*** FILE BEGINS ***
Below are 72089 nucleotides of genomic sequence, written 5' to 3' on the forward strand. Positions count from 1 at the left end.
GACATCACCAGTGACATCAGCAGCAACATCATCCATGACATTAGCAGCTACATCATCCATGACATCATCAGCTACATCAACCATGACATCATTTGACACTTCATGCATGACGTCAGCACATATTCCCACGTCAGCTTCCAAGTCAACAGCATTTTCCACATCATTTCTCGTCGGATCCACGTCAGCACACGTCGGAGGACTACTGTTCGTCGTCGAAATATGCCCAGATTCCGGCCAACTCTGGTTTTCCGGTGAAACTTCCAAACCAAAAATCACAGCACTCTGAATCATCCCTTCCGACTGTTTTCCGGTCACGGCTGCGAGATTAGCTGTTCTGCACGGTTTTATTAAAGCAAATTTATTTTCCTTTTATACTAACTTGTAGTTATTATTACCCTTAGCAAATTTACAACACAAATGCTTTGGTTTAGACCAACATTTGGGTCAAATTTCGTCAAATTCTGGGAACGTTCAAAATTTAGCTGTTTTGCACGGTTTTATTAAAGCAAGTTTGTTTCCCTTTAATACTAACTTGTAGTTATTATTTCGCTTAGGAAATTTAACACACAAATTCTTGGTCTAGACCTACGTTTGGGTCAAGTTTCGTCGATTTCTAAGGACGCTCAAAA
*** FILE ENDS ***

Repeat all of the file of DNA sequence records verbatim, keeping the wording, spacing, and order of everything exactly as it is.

Below are 72089 nucleotides of genomic sequence, written 5' to 3' on the forward strand. Positions count from 1 at the left end.
GACATCACCAGTGACATCAGCAGCAACATCATCCATGACATTAGCAGCTACATCATCCATGACATCATCAGCTACATCAACCATGACATCATTTGACACTTCATGCATGACGTCAGCACATATTCCCACGTCAGCTTCCAAGTCAACAGCATTTTCCACATCATTTCTCGTCGGATCCACGTCAGCACACGTCGGAGGACTACTGTTCGTCGTCGAAATATGCCCAGATTCCGGCCAACTCTGGTTTTCCGGTGAAACTTCCAAACCAAAAATCACAGCACTCTGAATCATCCCTTCCGACTGTTTTCCGGTCACGGCTGCGAGATTAGCTGTTCTGCACGGTTTTATTAAAGCAAATTTATTTTCCTTTTATACTAACTTGTAGTTATTATTACCCTTAGCAAATTTACAACACAAATGCTTTGGTTTAGACCAACATTTGGGTCAAATTTCGTCAAATTCTGGGAACGTTCAAAATTTAGCTGTTTTGCACGGTTTTATTAAAGCAAGTTTGTTTCCCTTTAATACTAACTTGTAGTTATTATTTCGCTTAGGAAATTTAACACACAAATTCTTGGTCTAGACCTACGTTTGGGTCAAGTTTCGTCGATTTCTAAGGACGCTCAAAA